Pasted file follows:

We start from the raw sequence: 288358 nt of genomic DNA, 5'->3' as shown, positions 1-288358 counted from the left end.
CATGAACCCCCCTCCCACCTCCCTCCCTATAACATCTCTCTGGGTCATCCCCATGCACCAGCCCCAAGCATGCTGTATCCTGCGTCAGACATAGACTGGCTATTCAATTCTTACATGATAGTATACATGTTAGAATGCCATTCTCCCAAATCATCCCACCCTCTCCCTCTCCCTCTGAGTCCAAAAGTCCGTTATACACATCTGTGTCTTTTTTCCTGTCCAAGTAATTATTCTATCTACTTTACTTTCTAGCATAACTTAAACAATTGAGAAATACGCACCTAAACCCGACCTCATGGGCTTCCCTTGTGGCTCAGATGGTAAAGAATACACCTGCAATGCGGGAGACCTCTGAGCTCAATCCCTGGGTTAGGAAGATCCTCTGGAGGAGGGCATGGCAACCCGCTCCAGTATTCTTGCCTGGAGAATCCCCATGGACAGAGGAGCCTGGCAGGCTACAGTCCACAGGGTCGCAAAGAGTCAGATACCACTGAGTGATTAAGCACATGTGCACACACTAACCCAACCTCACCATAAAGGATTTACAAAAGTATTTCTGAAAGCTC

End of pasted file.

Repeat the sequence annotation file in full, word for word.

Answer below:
We start from the raw sequence: 288358 nt of genomic DNA, 5'->3' as shown, positions 1-288358 counted from the left end.
CATGAACCCCCCTCCCACCTCCCTCCCTATAACATCTCTCTGGGTCATCCCCATGCACCAGCCCCAAGCATGCTGTATCCTGCGTCAGACATAGACTGGCTATTCAATTCTTACATGATAGTATACATGTTAGAATGCCATTCTCCCAAATCATCCCACCCTCTCCCTCTCCCTCTGAGTCCAAAAGTCCGTTATACACATCTGTGTCTTTTTTCCTGTCCAAGTAATTATTCTATCTACTTTACTTTCTAGCATAACTTAAACAATTGAGAAATACGCACCTAAACCCGACCTCATGGGCTTCCCTTGTGGCTCAGATGGTAAAGAATACACCTGCAATGCGGGAGACCTCTGAGCTCAATCCCTGGGTTAGGAAGATCCTCTGGAGGAGGGCATGGCAACCCGCTCCAGTATTCTTGCCTGGAGAATCCCCATGGACAGAGGAGCCTGGCAGGCTACAGTCCACAGGGTCGCAAAGAGTCAGATACCACTGAGTGATTAAGCACATGTGCACACACTAACCCAACCTCACCATAAAGGATTTACAAAAGTATTTCTGAAAGCTC